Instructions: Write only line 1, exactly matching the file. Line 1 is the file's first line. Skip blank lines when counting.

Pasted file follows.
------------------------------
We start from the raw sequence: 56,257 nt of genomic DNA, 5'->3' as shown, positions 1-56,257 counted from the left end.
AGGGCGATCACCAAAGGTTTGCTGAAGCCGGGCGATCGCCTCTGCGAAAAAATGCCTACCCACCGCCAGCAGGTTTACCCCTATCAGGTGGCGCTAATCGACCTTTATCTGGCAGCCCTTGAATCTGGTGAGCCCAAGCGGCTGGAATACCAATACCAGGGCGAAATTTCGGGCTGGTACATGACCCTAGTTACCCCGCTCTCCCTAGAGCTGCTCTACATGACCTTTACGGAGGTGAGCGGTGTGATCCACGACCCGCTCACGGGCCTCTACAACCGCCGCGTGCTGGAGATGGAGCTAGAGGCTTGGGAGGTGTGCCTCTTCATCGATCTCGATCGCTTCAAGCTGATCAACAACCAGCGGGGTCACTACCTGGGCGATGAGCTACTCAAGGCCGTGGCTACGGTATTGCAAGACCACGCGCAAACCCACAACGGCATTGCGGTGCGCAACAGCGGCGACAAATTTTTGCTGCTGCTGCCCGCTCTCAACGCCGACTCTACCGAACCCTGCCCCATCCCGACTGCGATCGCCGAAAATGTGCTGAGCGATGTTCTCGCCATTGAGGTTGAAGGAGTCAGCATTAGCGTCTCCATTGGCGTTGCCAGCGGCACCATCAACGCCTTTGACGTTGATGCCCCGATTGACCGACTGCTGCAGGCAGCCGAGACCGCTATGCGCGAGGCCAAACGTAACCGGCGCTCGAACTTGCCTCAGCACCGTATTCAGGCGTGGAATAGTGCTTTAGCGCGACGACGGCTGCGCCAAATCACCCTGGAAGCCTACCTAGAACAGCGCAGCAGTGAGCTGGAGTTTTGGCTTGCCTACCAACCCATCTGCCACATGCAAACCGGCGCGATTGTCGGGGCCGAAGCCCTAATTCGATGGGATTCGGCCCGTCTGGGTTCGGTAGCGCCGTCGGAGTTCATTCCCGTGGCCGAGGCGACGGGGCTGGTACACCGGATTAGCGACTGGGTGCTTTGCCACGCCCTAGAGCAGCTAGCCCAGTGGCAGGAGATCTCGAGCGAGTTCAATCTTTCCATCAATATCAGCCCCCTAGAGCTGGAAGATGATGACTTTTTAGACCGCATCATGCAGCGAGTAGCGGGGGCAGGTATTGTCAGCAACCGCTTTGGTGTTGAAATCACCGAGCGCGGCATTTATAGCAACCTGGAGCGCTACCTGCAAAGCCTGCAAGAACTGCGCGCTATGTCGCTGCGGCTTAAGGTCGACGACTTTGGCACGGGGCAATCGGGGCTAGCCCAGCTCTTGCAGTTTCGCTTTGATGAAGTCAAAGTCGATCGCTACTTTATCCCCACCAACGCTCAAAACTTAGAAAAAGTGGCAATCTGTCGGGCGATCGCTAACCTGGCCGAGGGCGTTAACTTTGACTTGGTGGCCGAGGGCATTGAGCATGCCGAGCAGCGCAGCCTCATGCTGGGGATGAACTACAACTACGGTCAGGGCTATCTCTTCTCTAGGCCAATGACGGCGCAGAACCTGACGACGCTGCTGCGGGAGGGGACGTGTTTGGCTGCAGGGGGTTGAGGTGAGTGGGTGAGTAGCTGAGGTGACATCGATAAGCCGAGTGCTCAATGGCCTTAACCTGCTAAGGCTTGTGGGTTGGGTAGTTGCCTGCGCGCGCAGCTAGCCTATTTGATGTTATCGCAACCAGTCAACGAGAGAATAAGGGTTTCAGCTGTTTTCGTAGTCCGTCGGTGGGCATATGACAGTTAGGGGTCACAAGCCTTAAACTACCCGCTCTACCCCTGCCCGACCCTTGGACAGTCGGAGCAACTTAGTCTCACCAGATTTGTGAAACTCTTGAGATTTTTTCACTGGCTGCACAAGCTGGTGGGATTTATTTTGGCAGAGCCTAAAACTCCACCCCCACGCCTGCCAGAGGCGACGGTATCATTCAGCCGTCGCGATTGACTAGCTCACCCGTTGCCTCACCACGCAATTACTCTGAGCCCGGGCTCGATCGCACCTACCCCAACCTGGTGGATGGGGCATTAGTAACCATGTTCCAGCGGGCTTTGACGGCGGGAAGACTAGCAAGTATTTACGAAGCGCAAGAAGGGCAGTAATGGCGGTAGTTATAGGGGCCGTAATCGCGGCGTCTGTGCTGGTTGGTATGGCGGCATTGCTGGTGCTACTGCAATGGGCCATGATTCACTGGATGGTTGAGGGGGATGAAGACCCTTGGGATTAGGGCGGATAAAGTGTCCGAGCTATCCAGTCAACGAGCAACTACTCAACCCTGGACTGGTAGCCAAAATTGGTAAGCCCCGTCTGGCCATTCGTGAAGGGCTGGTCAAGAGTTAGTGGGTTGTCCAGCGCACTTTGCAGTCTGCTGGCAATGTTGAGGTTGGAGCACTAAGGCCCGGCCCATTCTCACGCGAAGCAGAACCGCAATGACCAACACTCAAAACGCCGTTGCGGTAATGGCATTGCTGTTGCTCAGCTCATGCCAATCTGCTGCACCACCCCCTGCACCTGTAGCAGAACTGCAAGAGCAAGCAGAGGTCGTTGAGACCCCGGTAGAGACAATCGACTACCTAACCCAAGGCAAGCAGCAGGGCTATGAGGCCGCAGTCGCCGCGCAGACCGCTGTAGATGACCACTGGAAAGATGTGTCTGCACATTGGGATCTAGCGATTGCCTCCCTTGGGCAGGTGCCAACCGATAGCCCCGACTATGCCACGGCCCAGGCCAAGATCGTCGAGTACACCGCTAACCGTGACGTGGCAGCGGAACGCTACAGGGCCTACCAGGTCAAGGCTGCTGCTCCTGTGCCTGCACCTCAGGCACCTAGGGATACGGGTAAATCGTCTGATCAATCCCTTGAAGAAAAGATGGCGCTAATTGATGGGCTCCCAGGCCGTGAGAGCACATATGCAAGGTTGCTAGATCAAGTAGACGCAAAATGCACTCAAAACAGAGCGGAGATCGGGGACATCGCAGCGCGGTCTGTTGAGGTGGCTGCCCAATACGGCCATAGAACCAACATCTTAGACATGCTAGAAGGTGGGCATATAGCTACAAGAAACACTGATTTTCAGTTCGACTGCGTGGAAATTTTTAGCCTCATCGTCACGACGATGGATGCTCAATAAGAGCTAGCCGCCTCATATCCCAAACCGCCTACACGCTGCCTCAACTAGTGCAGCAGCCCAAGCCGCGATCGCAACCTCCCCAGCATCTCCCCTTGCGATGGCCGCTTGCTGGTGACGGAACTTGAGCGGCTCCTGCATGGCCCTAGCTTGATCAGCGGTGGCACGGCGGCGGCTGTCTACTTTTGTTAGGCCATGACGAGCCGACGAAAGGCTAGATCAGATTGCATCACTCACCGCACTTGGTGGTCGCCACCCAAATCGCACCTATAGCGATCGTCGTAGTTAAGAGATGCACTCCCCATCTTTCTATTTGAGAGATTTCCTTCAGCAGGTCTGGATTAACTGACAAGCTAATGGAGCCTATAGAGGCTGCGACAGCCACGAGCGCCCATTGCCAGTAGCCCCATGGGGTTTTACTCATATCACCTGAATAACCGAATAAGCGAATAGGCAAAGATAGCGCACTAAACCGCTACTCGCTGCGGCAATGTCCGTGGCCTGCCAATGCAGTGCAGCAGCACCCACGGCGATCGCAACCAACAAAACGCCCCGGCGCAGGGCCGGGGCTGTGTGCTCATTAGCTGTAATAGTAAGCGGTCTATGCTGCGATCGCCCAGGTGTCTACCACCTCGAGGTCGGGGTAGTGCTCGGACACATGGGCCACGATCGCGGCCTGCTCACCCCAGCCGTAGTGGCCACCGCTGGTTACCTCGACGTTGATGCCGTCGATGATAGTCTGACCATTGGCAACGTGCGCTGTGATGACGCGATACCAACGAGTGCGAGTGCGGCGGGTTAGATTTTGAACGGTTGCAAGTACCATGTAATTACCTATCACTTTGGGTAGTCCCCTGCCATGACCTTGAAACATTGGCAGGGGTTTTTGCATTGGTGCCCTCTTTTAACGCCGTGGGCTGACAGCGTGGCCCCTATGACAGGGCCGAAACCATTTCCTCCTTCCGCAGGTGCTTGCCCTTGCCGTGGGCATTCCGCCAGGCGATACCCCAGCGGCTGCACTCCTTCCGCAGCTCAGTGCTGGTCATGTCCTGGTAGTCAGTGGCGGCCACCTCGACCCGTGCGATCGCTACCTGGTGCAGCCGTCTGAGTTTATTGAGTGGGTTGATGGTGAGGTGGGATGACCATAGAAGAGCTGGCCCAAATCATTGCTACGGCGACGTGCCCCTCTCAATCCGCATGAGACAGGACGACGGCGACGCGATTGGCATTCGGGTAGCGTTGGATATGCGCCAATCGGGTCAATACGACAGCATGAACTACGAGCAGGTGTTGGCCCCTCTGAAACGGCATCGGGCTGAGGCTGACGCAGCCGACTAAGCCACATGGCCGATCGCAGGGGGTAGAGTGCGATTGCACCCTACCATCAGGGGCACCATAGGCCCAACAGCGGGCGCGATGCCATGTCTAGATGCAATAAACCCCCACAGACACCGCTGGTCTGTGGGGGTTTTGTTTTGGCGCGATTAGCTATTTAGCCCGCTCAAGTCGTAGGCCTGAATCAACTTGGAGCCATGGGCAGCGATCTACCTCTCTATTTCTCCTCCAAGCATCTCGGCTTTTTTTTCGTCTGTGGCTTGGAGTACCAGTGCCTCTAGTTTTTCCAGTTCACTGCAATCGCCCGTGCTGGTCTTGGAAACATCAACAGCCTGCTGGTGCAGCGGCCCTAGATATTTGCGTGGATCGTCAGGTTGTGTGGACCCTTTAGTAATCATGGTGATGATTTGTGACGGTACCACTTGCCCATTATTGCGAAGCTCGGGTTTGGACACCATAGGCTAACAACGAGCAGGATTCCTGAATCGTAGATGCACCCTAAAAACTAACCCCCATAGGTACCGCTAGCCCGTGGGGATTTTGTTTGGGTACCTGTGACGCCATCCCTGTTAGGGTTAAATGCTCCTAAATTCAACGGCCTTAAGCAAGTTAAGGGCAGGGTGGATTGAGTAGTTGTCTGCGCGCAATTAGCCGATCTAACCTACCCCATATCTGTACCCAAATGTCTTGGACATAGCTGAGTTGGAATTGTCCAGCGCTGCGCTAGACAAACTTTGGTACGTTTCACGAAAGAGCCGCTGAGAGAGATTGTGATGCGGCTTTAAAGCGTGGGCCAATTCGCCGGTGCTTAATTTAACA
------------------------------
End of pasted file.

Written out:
We start from the raw sequence: 56,257 nt of genomic DNA, 5'->3' as shown, positions 1-56,257 counted from the left end.